7 tips to slow down thieves
Boat Owners Association of The United States (BoatUS) said today crime rings responsible for stealing boats, Yamaha outboard engines, Garmin electronics, and other expensive navigation units along the East Coast’s I-95 corridor have moved across the country. Largely striking boat dealerships and boat-storage facilities, the thieves are getting the attention of a new intelligence working group made up of local, state and federal law enforcement officials as well as certified marine investigators who urge recreational boaters to be vigilant.
One Virginia marina recently reported six 600-pound engines stolen, with dealerships in upstate New York and Texas hit in similar fashion, according to a June 2 report in Soundings Trade Only Today. Working-group member Daniel Rutherford, claims director for Maritime Program Group, a leading marina and boatyard specialty insurance program company said, “They are professional. They know what they are doing and get in and out quickly leaving very little damage.”
What can boat owners and boating facilities do to prevent thefts? It’s hard to stop a determined thief, but you can reduce your chances of being targeted. BoatUS offers seven tips:
- Take a look at your boat storage area. Is it lit at night? Does it have motion-operated lighting or audible alarms? How difficult is it to gain entry? Is there one or multiple ways to enter? Does it have an effective, fully operating video-surveillance system? Does the storage facility have signage advising that license plates are being recorded and property is under 24-hour surveillance?
- Slow a thief down. Are helm electronics locked behind a solid instrument cover? Use tamper-resistant fasteners for mounting electronics and outboard locking devices. Using a special nut with an engine-mounting bolt that requires a special key can help.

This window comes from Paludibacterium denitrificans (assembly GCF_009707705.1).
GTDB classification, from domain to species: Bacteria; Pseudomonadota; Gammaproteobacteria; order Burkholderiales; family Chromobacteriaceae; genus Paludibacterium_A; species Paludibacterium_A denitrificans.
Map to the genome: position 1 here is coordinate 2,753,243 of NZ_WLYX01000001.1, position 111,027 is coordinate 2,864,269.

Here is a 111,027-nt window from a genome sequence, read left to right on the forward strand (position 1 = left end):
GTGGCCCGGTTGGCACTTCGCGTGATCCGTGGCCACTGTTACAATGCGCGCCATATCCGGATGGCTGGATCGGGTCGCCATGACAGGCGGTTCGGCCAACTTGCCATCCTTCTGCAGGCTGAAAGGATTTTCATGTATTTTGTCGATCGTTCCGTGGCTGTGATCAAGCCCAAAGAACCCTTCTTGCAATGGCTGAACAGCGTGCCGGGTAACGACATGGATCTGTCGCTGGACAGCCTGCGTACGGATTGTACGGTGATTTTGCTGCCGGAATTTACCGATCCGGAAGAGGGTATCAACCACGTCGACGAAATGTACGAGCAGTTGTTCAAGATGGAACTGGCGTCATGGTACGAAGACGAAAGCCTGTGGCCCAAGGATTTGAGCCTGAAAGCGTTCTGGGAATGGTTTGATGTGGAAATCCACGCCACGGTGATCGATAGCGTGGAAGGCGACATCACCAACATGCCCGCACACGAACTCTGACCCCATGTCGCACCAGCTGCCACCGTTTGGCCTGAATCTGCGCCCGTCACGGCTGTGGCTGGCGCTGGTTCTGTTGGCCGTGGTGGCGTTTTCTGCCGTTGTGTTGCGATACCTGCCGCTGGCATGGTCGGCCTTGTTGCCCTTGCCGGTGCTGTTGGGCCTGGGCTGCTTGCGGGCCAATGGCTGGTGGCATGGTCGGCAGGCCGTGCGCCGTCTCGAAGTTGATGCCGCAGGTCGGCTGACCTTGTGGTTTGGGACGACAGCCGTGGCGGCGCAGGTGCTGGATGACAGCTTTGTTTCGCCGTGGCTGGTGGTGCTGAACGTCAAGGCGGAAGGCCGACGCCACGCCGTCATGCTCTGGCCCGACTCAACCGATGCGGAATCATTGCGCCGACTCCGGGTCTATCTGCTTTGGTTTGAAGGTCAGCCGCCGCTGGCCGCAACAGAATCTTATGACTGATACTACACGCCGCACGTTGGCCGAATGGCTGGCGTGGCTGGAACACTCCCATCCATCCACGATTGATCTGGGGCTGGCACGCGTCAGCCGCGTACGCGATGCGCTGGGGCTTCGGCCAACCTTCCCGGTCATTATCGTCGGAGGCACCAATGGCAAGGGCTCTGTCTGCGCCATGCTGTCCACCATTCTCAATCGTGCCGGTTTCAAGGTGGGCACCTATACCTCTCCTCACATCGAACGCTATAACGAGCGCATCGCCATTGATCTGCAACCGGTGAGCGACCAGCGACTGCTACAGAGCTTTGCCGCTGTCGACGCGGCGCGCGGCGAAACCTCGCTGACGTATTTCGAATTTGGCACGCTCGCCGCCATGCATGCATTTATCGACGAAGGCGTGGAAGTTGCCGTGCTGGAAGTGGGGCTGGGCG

- Make stealing expensive electronics less appealing by engraving and posting a warning (this goes for the outboard, too). Create and keep at home an engine and electronics inventory list that includes manufacturer and serial number, and take plenty of pictures – including the boat.
- Be wary of suspicious questions. In most of the boat dealership theft cases, a suspect posed as a boat shopper on the day before the theft occurred. For boat owners, loose lips sink ships. Boaters should remain cautious to questions from strangers wanting to know more about access. Get to know your dockside neighbors so you can more readily recognize suspicious activity and people who don’t belong.
- Consider adding a boat tracking device that can sound an early alarm if something’s amiss.
- Yamaha outboard engine owners may want to investigate Yamaha Customer Outboard Protection, or Y-COP. Y-COP is available with the manufacturer’s Command Link (CL) and Command Link Plus (CLP) systems.
- Help get the word out. If you are a victim of theft, ask your local law enforcement to share the information on the National Crime Information Center (NCIC), a computerized database of documented criminal-justice information available to virtually every law-enforcement agency in the U.S. or add to state crime-tracking databases.